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A study by the "La Caixa" Foundation shows that obsolete laws determine the critical situation of the art sector

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A study by the "La Caixa" Foundation shows that obsolete laws determine the critical situation of the art sector

La-Galeria-201602-recursthumbnail_arranzbravo. general 04-2014

The "la Caixa" Foundation has just sponsored a devastating study entitled "The Spanish Art Market in 2021" on how obsolete laws governing the mechanisms of the art sector are one of the main reasons why it cannot thrive. It was something the industry knew and different reports in one way or another had been highlighted but now the report makes it clear. One of the most despised groups is that of artists and this is an unforgivable grievance for a country within the European framework.

In addition, for example, among the indicators should be highlighted that last year sales in the art sector fell to 2014 levels, with a fall of 37% compared to 2019, compared to 22% in global level. This loss has only been partially offset by the rise in online transactions: they doubled globally in 2020 and state galleries increased by 22%, compared to the 10% rise in online transactions. 2019.

The study also highlights that the Spanish market has performed better than other European markets during the decade 2011-2021. By 2019, the Spanish market had grown by 46% in value, surpassing France and the United Kingdom. With a market share of around 2%, Spain continued to rank fifth in the European Union in 2020, after the United Kingdom, France, Germany and Italy. But after Brexit, Spain becomes the fourth largest market in the EU with a share of 6%. Globally, Spain's market share was just under 1%.

The last three paragraphs of the document's conclusions clearly state this basic structural problem, obsolete regulation, as follows:

" It is undeniable that with COVID-19 the art sector has been in a very delicate situation, at the limit, but it is also undeniable that before the pandemic it was already. Not in vain, both the European Union and the The Government of Spain has urgently regulated various legislative measures to support the cultural and tax sector to deal with the economic and social impact of the pandemic.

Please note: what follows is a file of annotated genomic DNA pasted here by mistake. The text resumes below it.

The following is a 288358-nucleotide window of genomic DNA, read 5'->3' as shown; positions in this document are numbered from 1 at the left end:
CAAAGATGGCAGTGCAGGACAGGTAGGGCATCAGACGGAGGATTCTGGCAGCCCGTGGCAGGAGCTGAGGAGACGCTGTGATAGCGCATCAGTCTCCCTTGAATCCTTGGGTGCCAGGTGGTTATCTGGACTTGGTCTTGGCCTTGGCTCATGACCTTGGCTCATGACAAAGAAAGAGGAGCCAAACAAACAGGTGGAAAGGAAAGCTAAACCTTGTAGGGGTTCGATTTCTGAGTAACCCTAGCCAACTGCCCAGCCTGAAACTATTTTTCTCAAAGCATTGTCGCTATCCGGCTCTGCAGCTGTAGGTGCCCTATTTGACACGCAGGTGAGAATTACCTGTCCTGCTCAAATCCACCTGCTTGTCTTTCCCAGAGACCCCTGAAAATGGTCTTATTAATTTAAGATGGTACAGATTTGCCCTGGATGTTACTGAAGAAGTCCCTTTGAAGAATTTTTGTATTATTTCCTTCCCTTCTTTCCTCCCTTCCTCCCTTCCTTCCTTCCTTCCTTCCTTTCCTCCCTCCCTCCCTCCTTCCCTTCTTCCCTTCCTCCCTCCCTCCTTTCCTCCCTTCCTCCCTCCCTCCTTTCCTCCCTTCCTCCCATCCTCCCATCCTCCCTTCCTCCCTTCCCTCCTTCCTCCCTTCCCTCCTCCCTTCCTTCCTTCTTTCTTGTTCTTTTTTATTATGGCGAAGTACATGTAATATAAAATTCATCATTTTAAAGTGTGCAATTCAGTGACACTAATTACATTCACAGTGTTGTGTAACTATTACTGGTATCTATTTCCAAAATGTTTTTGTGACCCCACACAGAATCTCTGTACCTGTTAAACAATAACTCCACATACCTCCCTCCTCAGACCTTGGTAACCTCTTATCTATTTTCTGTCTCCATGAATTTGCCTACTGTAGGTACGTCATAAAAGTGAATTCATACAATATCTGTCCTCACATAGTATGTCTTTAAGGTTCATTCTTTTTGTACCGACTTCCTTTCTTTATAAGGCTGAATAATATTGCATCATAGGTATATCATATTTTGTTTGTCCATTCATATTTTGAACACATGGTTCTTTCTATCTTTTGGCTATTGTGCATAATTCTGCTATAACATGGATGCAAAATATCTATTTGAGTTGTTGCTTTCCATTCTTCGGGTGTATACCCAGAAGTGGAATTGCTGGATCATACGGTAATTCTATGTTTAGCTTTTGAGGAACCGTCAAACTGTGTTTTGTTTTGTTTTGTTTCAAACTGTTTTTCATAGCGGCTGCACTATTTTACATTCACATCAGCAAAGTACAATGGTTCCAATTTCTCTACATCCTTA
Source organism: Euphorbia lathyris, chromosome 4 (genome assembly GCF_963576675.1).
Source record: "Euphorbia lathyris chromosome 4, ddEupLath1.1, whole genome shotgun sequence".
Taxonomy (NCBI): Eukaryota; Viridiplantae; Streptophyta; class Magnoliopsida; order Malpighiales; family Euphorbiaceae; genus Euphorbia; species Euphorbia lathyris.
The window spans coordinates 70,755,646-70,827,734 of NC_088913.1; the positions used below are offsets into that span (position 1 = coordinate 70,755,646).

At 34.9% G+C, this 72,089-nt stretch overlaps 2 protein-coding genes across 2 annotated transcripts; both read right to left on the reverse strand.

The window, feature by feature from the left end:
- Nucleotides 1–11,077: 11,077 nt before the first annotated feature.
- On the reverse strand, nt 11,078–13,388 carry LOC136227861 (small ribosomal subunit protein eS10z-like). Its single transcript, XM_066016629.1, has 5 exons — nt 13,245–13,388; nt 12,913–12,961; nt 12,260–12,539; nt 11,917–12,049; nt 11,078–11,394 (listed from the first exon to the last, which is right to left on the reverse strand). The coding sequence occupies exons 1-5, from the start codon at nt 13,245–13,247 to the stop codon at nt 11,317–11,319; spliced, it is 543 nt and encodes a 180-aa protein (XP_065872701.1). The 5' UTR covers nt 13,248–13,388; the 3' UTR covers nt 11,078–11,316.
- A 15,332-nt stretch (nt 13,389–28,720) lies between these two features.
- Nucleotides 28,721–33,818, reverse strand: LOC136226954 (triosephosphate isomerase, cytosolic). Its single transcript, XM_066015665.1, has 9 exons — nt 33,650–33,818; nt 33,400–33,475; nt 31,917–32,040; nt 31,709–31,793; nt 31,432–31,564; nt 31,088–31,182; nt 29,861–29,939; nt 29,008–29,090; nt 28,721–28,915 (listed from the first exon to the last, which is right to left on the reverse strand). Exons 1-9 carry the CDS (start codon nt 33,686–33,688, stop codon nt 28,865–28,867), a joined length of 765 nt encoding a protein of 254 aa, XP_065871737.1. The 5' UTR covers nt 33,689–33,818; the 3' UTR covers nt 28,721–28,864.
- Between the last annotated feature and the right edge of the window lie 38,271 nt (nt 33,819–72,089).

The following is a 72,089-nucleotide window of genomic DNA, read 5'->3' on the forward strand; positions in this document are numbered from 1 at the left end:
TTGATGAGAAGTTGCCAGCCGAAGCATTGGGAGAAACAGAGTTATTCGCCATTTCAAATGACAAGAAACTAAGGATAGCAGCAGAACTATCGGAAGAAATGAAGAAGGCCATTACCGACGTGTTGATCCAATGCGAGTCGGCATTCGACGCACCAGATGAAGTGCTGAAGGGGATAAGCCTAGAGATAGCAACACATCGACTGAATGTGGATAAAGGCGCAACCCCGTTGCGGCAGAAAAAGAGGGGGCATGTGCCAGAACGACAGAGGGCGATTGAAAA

These measures include the effective equality of women and men, extraordinary aid worth 1 million euros for the Promotion of Contemporary Art, the development of the Artist's Statute, strengthening of copyright and related rights, measures of conservation, restoration and enhancement of the Spanish cultural heritage on assets declared of Cultural Interest (BICs) or in terms of tax incentives for patronage for individuals, the deduction of 80% of the first 150 euros invested in a project, and 35% of the remaining amount.

However, all this is not enough. The Spanish art sector has been mired in a deep crisis for years, and part of it has its origins in the application of laws that do not adapt at all to the reality of the sector itself. There is a special maladaptation when we talk about artists , since in terms of work and Social Security they do not fit and they should have their own regulations that take into account their intrinsic specificities. Likewise, aspects related to the adequacy of VAT, personal income tax, IAE, union representation and health should be developed. "

The report also talks about the digital transformation and that Catalonia and Spain are not particularly at the forefront of this transformation. Blockchain technology, which promotes Smart contracts, is turning to the traditional problems of the sector, such as, for example, the protection of the authenticity and ownership of the parts, we are not yet taking advantage of these. In this sense appears, for its part, the cryptographic art or NFT art. And with all the impact it has generated, there are currently very few Spanish artists dedicated to it. The answer to this fact is probably due to the fact that there are several legal problems posed by these new technologies.

Commissioned by the Instituto de Arte Contemporáneo, the document has had the support of Ifema Madrid and ARCO and the writing has been done by Clare McAndrew (Arts Economics), Marta Pérez Ibánez (Instituto de Arte Contemporáneo IAC) and Isabel y Beatriz Niño (NIAL ART Boutique Law Firm).

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